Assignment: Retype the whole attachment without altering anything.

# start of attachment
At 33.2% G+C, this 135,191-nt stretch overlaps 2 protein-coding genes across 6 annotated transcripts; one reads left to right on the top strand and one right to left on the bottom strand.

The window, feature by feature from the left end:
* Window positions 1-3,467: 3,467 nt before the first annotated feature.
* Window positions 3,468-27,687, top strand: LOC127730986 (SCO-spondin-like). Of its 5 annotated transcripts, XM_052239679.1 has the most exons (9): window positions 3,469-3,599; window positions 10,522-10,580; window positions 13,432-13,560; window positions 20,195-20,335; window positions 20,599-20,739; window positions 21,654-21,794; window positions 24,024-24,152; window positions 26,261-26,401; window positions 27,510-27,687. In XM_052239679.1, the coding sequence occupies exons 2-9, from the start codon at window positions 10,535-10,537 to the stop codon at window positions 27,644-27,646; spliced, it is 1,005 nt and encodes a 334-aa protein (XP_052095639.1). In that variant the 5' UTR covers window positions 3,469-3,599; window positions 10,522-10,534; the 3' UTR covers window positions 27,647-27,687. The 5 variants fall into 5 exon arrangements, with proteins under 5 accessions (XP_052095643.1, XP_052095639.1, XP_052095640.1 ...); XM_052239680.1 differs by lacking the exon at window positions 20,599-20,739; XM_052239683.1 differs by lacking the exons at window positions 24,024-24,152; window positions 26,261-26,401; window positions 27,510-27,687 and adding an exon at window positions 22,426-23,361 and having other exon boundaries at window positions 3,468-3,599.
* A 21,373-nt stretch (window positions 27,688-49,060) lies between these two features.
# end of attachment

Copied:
At 33.2% G+C, this 135,191-nt stretch overlaps 2 protein-coding genes across 6 annotated transcripts; one reads left to right on the top strand and one right to left on the bottom strand.

The window, feature by feature from the left end:
* Window positions 1-3,467: 3,467 nt before the first annotated feature.
* Window positions 3,468-27,687, top strand: LOC127730986 (SCO-spondin-like). Of its 5 annotated transcripts, XM_052239679.1 has the most exons (9): window positions 3,469-3,599; window positions 10,522-10,580; window positions 13,432-13,560; window positions 20,195-20,335; window positions 20,599-20,739; window positions 21,654-21,794; window positions 24,024-24,152; window positions 26,261-26,401; window positions 27,510-27,687. In XM_052239679.1, the coding sequence occupies exons 2-9, from the start codon at window positions 10,535-10,537 to the stop codon at window positions 27,644-27,646; spliced, it is 1,005 nt and encodes a 334-aa protein (XP_052095639.1). In that variant the 5' UTR covers window positions 3,469-3,599; window positions 10,522-10,534; the 3' UTR covers window positions 27,647-27,687. The 5 variants fall into 5 exon arrangements, with proteins under 5 accessions (XP_052095643.1, XP_052095639.1, XP_052095640.1 ...); XM_052239680.1 differs by lacking the exon at window positions 20,599-20,739; XM_052239683.1 differs by lacking the exons at window positions 24,024-24,152; window positions 26,261-26,401; window positions 27,510-27,687 and adding an exon at window positions 22,426-23,361 and having other exon boundaries at window positions 3,468-3,599.
* A 21,373-nt stretch (window positions 27,688-49,060) lies between these two features.